Colostrum and its importance

Colustrum is the milk the buffalo gives immediately after giving birth to a calf. In telugu, it is called junnupalu (జున్ను పాలు), in tamil – seempaal (சீம்பால்), in kannada – ginnu and in hindi – खीस/नवदुग्ध. The buffalo gives colustrum for up to 4 days after delivery.

Colostrum is the most important and most suitable feed for the newborn calf.  It contains all the nutrients needed along with the vital antibodies. Unfortunately, most dairy farmers use it for making a sweet named Junnu or give it away free to neighbours or some even discard/trash the excess Colostrum milk. Since newborn calf immune system is not developed, it is important for the calf to drink as much colustrum as posssible at regular intervals.

Colustrum is very thick and contains approximately 25% solids, compared to 15% solids in normal buffalo milk.  Colostrum contains antibodies or immunoglobulins (essential proteins) necessary to provide the calf with protection from disease. Much of the extra solid material in colostrum is immunoglobulin, but colostrum is also an important source of protein, sugar, fat, and vitamins A and E.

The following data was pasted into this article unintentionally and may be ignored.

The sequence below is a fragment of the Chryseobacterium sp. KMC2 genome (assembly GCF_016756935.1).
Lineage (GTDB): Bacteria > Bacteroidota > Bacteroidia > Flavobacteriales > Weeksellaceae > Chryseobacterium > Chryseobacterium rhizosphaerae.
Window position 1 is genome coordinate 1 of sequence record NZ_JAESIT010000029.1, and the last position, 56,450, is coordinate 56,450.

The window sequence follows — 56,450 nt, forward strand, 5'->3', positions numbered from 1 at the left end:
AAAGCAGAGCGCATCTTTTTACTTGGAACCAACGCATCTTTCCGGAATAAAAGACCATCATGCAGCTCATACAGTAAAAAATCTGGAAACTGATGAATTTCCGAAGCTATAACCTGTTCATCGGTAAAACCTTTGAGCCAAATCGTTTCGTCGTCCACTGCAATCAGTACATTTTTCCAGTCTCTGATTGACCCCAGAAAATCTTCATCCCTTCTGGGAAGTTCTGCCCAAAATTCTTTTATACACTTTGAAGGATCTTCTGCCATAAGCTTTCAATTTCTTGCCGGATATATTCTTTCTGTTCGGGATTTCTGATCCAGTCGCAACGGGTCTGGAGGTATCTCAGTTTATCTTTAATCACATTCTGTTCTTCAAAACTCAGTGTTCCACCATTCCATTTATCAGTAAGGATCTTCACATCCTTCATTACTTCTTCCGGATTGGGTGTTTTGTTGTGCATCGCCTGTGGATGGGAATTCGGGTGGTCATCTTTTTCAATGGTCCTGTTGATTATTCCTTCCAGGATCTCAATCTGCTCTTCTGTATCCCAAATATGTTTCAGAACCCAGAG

It is crucial for the survival of the calf that it receives colostrum during the first 6 hours of its life, the earlier the better. The calves should be given colostrum as long as the mother provides it, e.g. three to five days. A calf should receive 5 to 6 % of its body weight as colostrum within the first six hours of life, and another 5 to 6% of its body weight when the calf is 12 hours old.  Colostrum should be fed to the calf several times a day, preferably more than twice a day, at equal intervals.

Surplus colostrum can be stored in fridge and can be given to the calf when required. Use a clean container to store the colustrum in fridge and when feeding, keep the container in room temperature for 30 minutes and then feed it to the calf. If the colustrum was frozen, soak it in warm water before feeding. Never boil the colustrum as it will it destroy the anti-bodies which is required for the calf.

To summarize, feeding colustrum to newborn calf is very important for the survival of the calf. Do not make sweets or waste colostrum. Store excess colustrum in fridge and feed it to the calf as long as possible.